- The Washington Times - Monday, October 19, 2009

The Jim Zorn era in Washington effectively came to an end on an unusually cold, windy afternoon before 12,000 empty seats and 79,000 angry, bundled-up customers. The coach hired for his offensive expertise couldn’t generate any points in the first half against a winless team at home for the second time in three weeks.

After Sunday’s 14-6 loss to the Kansas City Chiefs, Zorn apparently will coach again next Monday against the Philadelphia Eagles - but only after giving up the cherished playcalling part of his duties at the request of executive vice president of football operations Vinny Cerrato, who met with the coach Sunday evening with the blessing of owner Dan Snyder.

The Redskins infamously haven’t scored 30 points in any of Zorn’s 22 games. Struggling so mightily against the likes of the Chiefs, Tampa Bay Buccaneers, St. Louis Rams, Detroit Lions and Carolina Panthers will earn a coach a pink slip, whether that comes after a loss to the Eagles that drops the Redskins to 2-5 or at the end of a season that’s rapidly heading toward a train wreck of a finish.

One switch that happened Sunday, the halftime benching of quarterback Jason Campbell for Todd Collins, received a ringing endorsement from the crowd but produced only brief dividends with a 42-yard bomb to Santana Moss that set up a field goal, leaving a quandary at the position for the Philadelphia game.

Q: Is Zorn still the coach by the time I read this?

A: Yes, but an emasculated one. Zorn, who loves the X’s and O’s as well as the motivational part of his job, will have to deal with someone else - recent addition Sherman Lewis - calling the plays this week and for probably as long as he remains the coach. If the Redskins are embarrassed on national television by the Eagles, Snyder still could fire Zorn during the bye week that follows. In that event, look for media-shy defensive coordinator Greg Blache to turn down a promotion and for Snyder to turn to secondary coach Jerry Gray, himself a former coordinator.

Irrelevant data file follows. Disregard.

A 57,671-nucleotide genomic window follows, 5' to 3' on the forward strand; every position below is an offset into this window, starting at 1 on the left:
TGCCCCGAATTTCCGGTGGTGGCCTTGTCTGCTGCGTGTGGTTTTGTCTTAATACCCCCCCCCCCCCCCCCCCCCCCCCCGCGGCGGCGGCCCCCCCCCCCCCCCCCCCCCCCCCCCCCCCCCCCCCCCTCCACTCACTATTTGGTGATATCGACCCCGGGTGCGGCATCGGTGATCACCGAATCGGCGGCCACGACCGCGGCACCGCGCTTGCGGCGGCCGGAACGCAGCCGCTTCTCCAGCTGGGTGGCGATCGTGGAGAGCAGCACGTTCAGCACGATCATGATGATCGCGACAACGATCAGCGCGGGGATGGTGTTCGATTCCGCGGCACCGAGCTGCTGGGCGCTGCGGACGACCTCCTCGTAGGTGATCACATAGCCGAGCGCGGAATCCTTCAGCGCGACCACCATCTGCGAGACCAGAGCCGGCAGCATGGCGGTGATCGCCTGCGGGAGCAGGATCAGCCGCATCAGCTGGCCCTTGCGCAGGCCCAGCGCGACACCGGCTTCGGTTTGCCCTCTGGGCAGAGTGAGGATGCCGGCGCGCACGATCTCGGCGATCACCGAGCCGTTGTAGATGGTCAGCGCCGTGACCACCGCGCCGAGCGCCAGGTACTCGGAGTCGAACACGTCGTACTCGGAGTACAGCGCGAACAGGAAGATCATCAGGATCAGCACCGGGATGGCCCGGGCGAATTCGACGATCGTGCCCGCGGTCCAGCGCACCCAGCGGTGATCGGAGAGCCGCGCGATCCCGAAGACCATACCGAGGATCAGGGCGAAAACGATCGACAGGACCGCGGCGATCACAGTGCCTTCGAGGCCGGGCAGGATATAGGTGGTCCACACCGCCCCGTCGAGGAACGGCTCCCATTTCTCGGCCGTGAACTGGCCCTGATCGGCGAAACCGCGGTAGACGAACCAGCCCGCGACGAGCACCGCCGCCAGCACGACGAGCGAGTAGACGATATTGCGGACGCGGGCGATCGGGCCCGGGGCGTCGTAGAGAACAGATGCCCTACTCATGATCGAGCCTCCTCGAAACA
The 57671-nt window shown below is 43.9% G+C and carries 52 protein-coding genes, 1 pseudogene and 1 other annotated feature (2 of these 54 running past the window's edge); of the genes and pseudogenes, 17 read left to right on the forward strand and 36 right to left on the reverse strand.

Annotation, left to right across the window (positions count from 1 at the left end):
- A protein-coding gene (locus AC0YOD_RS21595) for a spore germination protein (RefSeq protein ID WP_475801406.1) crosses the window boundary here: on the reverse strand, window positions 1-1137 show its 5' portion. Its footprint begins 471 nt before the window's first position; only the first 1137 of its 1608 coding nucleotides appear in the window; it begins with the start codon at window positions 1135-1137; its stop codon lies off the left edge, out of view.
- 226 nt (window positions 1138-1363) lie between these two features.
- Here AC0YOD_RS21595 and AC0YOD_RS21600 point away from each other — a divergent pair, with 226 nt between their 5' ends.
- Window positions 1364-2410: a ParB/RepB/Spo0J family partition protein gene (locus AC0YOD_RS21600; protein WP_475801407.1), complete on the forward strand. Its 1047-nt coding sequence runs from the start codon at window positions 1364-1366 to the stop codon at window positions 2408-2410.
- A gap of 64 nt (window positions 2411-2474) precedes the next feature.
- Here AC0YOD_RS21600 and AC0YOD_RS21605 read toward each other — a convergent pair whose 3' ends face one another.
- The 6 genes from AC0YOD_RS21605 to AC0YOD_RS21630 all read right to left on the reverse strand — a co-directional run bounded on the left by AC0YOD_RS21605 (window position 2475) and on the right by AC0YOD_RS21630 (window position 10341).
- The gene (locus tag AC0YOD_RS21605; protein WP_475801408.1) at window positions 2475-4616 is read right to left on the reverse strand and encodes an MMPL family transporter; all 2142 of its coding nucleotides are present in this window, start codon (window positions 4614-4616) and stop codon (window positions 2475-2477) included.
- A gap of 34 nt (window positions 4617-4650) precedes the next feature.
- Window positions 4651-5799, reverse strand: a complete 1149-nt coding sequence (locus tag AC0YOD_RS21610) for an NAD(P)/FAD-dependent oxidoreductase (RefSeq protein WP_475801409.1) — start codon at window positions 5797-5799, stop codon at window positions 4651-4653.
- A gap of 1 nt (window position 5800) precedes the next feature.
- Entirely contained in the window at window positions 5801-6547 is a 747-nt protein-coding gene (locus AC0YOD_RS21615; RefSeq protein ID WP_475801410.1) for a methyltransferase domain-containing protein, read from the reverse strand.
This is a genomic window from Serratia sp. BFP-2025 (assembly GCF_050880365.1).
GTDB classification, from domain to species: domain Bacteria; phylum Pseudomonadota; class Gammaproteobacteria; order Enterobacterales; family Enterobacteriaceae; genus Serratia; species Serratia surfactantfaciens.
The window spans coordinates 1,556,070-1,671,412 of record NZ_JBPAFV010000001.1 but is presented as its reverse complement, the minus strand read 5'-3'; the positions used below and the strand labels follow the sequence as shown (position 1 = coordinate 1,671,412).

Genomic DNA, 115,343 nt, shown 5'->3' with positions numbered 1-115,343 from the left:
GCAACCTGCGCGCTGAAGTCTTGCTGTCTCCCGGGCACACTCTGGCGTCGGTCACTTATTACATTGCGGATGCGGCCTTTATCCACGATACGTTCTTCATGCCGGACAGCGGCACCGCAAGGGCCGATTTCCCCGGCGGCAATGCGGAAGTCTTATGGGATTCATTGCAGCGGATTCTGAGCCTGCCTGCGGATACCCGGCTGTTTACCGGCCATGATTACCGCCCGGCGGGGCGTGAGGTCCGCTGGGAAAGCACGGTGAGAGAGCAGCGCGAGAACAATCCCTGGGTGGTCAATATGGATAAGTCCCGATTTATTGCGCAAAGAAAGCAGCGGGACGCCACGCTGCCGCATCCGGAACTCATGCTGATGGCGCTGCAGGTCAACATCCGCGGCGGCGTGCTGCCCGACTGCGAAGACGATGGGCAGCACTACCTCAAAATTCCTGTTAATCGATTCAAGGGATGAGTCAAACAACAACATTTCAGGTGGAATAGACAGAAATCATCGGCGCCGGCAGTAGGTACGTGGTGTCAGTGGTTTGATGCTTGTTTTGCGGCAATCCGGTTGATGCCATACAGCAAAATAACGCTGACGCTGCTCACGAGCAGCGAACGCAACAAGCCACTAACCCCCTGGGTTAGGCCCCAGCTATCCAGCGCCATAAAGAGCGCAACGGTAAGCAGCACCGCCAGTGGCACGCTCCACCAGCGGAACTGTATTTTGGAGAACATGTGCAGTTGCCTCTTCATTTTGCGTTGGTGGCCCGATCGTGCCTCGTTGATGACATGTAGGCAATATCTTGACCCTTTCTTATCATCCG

Q: What was it like in the postgame locker room?

A: New defensive tackle Albert Haynesworth, an All-Pro during a 13-3 season with Tennessee in 2008, let loose with a string of four-letter invectives in an attempt to fire up his teammates who have been part of the bumbling Redskins much longer. The offensive players were generally as befuddled as Zorn about why they’re not producing. At least the defensive players declined to point fingers at the offensive offense.

Q: Who’s the quarterback next week?

A: Good question. Since Colt Brennan’s on injured reserve, it won’t be the fan favorite. Campbell has been in his last year here since Snyder and front office boss Vinny Cerrato tried to replace him twice during the offseason, so there’s not much to be gained from putting him back under center. However, Collins will be 38 next month and is clearly not the future either. There’s not a good choice here, especially considering Collins did nothing after his initial hookup with Moss and his lack of mobility behind a makeshift line will be an issue against a ferocious Eagles pass rush.

Q: Is there any reason for hope?

A: The defense has been doing its job, not allowing a touchdown Sunday while holding the Chiefs to just 3.7 yards a play. The pass rush got to Matt Cassel five times, raising the team sack total to 11 the past three weeks. Of course, the defense, which came in ranked fifth in yards allowed and sixth in points, has been facing the horrid offenses of the Rams, Lions, Bucs, Panthers and Chiefs. The class of opponents is about to skyrocket the way Eddie Murphy’s character does in “Trading Places.” The Eagles, Falcons, Broncos, Cowboys, Saints, Giants and Chargers are all serious offenses.

Q: If Zorn somehow survives this loss and one to the Eagles, what happens then?

A: It’s almost impossible to envision Zorn surviving another debacle, but Snyder and Cerrato could decide then to bag this season and go for the highest draft pick in order to land the best rookie quarterback possible. The hunch here? Mike Shanahan, who worked with Cerrato in San Francisco and who tolerated a figurehead general manager in Denver, will coach the Redskins next year.

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